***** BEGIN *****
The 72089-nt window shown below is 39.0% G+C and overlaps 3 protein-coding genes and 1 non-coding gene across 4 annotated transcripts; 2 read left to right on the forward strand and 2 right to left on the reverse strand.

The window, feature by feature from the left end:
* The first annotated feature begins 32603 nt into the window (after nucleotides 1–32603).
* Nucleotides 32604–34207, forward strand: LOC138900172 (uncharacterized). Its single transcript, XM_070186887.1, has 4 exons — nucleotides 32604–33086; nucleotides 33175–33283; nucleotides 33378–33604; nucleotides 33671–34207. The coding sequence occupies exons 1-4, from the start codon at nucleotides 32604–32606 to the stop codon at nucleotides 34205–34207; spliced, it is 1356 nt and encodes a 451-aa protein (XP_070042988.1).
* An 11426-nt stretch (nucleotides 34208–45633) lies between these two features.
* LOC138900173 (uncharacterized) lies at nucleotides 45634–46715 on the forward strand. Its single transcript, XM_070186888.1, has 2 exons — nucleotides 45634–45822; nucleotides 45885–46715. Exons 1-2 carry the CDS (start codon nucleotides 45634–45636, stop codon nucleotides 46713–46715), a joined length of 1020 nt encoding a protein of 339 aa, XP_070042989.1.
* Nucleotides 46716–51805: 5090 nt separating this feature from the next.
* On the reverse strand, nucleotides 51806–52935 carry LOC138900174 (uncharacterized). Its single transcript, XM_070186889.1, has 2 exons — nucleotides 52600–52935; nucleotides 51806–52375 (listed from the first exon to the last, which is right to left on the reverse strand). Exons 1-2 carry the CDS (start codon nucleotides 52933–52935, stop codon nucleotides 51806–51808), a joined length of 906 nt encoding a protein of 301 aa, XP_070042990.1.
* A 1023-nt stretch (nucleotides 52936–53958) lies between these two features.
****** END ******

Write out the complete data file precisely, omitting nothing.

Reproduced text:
The 72089-nt window shown below is 39.0% G+C and overlaps 3 protein-coding genes and 1 non-coding gene across 4 annotated transcripts; 2 read left to right on the forward strand and 2 right to left on the reverse strand.

The window, feature by feature from the left end:
* The first annotated feature begins 32603 nt into the window (after nucleotides 1–32603).
* Nucleotides 32604–34207, forward strand: LOC138900172 (uncharacterized). Its single transcript, XM_070186887.1, has 4 exons — nucleotides 32604–33086; nucleotides 33175–33283; nucleotides 33378–33604; nucleotides 33671–34207. The coding sequence occupies exons 1-4, from the start codon at nucleotides 32604–32606 to the stop codon at nucleotides 34205–34207; spliced, it is 1356 nt and encodes a 451-aa protein (XP_070042988.1).
* An 11426-nt stretch (nucleotides 34208–45633) lies between these two features.
* LOC138900173 (uncharacterized) lies at nucleotides 45634–46715 on the forward strand. Its single transcript, XM_070186888.1, has 2 exons — nucleotides 45634–45822; nucleotides 45885–46715. Exons 1-2 carry the CDS (start codon nucleotides 45634–45636, stop codon nucleotides 46713–46715), a joined length of 1020 nt encoding a protein of 339 aa, XP_070042989.1.
* Nucleotides 46716–51805: 5090 nt separating this feature from the next.
* On the reverse strand, nucleotides 51806–52935 carry LOC138900174 (uncharacterized). Its single transcript, XM_070186889.1, has 2 exons — nucleotides 52600–52935; nucleotides 51806–52375 (listed from the first exon to the last, which is right to left on the reverse strand). Exons 1-2 carry the CDS (start codon nucleotides 52933–52935, stop codon nucleotides 51806–51808), a joined length of 906 nt encoding a protein of 301 aa, XP_070042990.1.
* A 1023-nt stretch (nucleotides 52936–53958) lies between these two features.